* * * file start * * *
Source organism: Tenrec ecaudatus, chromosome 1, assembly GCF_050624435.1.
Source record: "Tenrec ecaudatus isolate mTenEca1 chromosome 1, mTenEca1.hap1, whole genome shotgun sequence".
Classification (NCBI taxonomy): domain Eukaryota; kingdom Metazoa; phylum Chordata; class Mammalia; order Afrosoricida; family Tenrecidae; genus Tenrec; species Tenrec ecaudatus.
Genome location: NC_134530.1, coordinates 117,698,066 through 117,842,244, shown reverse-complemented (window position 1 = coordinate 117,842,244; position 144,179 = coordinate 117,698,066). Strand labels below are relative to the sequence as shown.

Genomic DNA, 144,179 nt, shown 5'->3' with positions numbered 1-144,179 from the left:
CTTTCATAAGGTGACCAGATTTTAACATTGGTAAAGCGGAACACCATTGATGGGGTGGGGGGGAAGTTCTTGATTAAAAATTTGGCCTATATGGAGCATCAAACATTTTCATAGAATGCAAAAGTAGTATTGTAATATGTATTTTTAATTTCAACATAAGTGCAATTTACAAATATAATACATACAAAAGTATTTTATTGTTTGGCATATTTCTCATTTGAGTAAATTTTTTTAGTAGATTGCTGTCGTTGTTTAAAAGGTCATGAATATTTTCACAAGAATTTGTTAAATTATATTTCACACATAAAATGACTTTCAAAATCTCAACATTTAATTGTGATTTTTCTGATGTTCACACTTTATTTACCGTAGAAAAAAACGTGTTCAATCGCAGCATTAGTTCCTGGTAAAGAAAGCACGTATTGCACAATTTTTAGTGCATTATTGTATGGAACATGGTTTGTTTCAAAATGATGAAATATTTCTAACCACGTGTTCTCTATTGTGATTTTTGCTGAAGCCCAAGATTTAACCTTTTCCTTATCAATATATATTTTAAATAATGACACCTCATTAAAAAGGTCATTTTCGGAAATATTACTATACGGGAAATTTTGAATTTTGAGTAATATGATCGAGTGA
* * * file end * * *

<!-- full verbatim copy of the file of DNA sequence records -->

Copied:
Source organism: Tenrec ecaudatus, chromosome 1, assembly GCF_050624435.1.
Source record: "Tenrec ecaudatus isolate mTenEca1 chromosome 1, mTenEca1.hap1, whole genome shotgun sequence".
Classification (NCBI taxonomy): domain Eukaryota; kingdom Metazoa; phylum Chordata; class Mammalia; order Afrosoricida; family Tenrecidae; genus Tenrec; species Tenrec ecaudatus.
Genome location: NC_134530.1, coordinates 117,698,066 through 117,842,244, shown reverse-complemented (window position 1 = coordinate 117,842,244; position 144,179 = coordinate 117,698,066). Strand labels below are relative to the sequence as shown.

Genomic DNA, 144,179 nt, shown 5'->3' with positions numbered 1-144,179 from the left:
CTTTCATAAGGTGACCAGATTTTAACATTGGTAAAGCGGAACACCATTGATGGGGTGGGGGGGAAGTTCTTGATTAAAAATTTGGCCTATATGGAGCATCAAACATTTTCATAGAATGCAAAAGTAGTATTGTAATATGTATTTTTAATTTCAACATAAGTGCAATTTACAAATATAATACATACAAAAGTATTTTATTGTTTGGCATATTTCTCATTTGAGTAAATTTTTTTAGTAGATTGCTGTCGTTGTTTAAAAGGTCATGAATATTTTCACAAGAATTTGTTAAATTATATTTCACACATAAAATGACTTTCAAAATCTCAACATTTAATTGTGATTTTTCTGATGTTCACACTTTATTTACCGTAGAAAAAAACGTGTTCAATCGCAGCATTAGTTCCTGGTAAAGAAAGCACGTATTGCACAATTTTTAGTGCATTATTGTATGGAACATGGTTTGTTTCAAAATGATGAAATATTTCTAACCACGTGTTCTCTATTGTGATTTTTGCTGAAGCCCAAGATTTAACCTTTTCCTTATCAATATATATTTTAAATAATGACACCTCATTAAAAAGGTCATTTTCGGAAATATTACTATACGGGAAATTTTGAATTTTGAGTAATATGATCGAGTGA